Well, I wrote it down. I am officially having my midlife crisis. The reason that I say “my” midlife crisis, and not “a” midlife crisis is because I am convinced that everyone goes through a midlife crisis of some sort. It could manifest itself in many, many ways. It can be a cliché, like a new sports car or a Glamour Shots makeover. Or, it could be taking a chance at a new career or going back to college to finish your degree. It could be writing a novel or writing a stand up comedy routine. The point is that, for some reason, I think we are all hard wired, in some way, at the midpoint of our lives, to take stock in what we have learned so far, to assess where we want to go for the rest of our lives, and really determine whether we are getting what we hoped for out of life. Isn’t that what our midlife crisis really is?
In a speech I listened to recently on NPR, David Brooks at the Aspen Ideas Festival coined this crisis as “The Second Mountain.” This is the second mountain we all climb at some point in our lives when we realize the first mountain didn’t get us where we wanted to be. We take lock, stock and barrel of all the scrambling, clawing, scrimping, spending and running around in circles that we all do and see if it really made us all that much happier or gave us any fulfillment. Sometimes it does. Sometimes one of us took the right path, at the right time, for the right reasons, and it all has worked out great! Usually not, though.
While family, career, kids and home ownership can be very rewarding, the routine and drudgery of this life is not often fulfilling for our personal spirit. Often we sacrifice every bit of our personal spirit to bring forth and maintain these items. Every sense of wonder, adventure, restlessness, creativity and personal expression is pushed deep down into ourselves so that we can attend to the needs of others, so we can maintain the physical and aesthetic structure of our home, so we can work towards the vision and goals of the CEO of the company who signs our paychecks, and so we can feel like we are meeting the challenges that life throws at us head on!
Bullshit! Who says that I am any less important than any of those people I serve? Who says that my kids, while precious, should have a right to squash the wandering spirit within me. When I signed up to have kids, did I need to agree that they should only be entitled to experience one, predetermined lifestyle that is deemed valuable by a specific set of cultural beliefs developed as a norm only within the last 50 years? Midwest Suburbia? No! Millions of children experience this world in a million different lifestyles and so much value is gained from diverse human experience.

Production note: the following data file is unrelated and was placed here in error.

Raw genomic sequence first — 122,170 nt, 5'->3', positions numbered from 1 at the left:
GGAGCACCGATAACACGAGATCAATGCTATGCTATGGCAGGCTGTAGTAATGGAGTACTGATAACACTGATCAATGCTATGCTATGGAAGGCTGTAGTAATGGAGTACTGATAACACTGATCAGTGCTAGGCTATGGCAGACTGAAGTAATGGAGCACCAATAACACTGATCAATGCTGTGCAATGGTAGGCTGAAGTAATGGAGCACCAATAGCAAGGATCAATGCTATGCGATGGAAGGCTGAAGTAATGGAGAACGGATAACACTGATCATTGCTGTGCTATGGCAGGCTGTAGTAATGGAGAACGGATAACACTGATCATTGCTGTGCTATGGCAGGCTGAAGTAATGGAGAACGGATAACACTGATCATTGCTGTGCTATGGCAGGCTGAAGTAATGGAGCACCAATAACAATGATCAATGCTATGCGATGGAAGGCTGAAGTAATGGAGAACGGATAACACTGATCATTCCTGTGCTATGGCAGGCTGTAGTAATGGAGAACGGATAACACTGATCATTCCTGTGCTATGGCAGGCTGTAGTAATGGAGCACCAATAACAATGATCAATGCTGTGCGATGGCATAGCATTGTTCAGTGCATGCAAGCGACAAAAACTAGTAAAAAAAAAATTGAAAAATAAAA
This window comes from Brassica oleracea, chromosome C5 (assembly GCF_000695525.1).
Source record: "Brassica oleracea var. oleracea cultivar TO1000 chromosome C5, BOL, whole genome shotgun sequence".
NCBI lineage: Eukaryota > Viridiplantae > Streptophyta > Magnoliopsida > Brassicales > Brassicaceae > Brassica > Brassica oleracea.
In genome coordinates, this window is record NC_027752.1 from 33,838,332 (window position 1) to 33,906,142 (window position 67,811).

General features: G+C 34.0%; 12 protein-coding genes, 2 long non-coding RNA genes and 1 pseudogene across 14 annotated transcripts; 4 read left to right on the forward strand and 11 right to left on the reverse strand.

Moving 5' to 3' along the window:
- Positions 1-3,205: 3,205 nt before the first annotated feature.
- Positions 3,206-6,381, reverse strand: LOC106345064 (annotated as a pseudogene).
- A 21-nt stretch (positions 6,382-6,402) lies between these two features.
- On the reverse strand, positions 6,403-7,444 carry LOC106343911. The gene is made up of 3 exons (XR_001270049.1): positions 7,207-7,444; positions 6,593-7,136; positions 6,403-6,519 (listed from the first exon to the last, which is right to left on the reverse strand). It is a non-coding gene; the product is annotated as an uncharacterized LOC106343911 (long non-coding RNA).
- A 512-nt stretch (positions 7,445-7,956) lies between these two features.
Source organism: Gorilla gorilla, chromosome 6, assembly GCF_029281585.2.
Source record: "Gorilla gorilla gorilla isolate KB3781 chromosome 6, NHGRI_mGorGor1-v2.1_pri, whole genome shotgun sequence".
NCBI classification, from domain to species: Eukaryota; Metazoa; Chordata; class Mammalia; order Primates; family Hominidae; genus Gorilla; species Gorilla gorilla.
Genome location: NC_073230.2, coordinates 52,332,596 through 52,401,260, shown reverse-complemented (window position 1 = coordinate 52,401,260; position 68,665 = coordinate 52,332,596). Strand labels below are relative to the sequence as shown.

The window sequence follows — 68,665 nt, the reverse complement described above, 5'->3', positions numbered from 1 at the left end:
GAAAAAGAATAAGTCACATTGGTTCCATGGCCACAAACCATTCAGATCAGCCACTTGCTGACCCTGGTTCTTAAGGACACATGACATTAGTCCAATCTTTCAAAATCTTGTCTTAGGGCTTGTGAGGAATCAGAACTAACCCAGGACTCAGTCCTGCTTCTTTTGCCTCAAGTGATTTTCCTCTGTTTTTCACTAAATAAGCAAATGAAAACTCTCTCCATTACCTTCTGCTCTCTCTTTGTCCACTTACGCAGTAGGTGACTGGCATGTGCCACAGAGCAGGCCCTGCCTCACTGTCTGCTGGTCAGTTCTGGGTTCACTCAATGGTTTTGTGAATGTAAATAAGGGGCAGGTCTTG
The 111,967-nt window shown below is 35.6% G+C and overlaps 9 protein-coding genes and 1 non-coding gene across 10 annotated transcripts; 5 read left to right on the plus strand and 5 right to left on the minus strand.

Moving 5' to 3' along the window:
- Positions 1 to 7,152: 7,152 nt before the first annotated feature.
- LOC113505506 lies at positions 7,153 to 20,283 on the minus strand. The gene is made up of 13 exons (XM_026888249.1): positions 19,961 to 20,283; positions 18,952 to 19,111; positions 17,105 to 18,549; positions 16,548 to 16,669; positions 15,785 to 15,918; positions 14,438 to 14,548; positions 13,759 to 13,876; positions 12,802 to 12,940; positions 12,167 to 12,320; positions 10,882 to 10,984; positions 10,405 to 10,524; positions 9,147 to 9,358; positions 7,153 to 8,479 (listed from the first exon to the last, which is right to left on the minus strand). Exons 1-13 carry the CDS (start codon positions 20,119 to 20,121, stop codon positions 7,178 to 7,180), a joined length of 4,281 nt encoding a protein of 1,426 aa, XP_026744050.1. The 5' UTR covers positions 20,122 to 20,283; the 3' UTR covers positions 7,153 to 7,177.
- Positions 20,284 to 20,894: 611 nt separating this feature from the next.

Who says that the time I exist on earth must be dedicated to enhancing the profit margins of a large corporate organization selling widgets I don’t much like or believe in? I’ve struggled with this question endlessly, for years, quite honestly. It’s the chicken or the egg scenario. If I don’t put in the drudgery to get the paycheck that I’ll use to buy the art classes that give me fulfillment, then I won’t be able to experience any of the fulfillment to begin with. And, while this may be true for many, many people, who will always lack the vision, knowledge and resources to climb out of this trap; I’ve come to the conclusion that would like to not be one of those people in my life. While I may not be a world class celebrity, inventor, entrepreneur, artist or politician; I can take a small slice of the pie for myself and carve out a pretty decent existence pursuing my true passions.
Funny, we still instruct our kids that this is the route to go. We still tell them to pursue academics that will get them a good job, so they can buy a good house, and a good car, good spouse, good kids, good lawn, good neighborhood. However, I have watched both of my parents, at some point in their adult lives, sell all of their belongings and move far away to begin a drastically different lifestyle. It doesn’t really matter what the outcome was, but just as they were teaching me how to achieve success in my life, they were exhibiting that they were completely clueless about how to find success in their own lives! And here I sit, doing the same thing with my kids! We don’t know another way.
I believe that we can teach people to pursue their passions early in life. I believe that we can use people’s passions and natural gifts and talents in extraordinary ways to improve meaning, contentment and fulfillment right down to our daily lives…and still make amazing progress in the world! I believe that we are born with certain genetic attributes that shape the way we interact with the world, and fighting against these attributes to fit your life into the box that culture has currently defined for us, is what leads to the discontent in with our lives. I believe we need to teach people about these insights, give wings to individual ideas, and change the standards by which we deem our lives a success.
This is what RePurspose M.E. Life is about…this is what you will learn, with me, as we reason, implement and experience these ideas.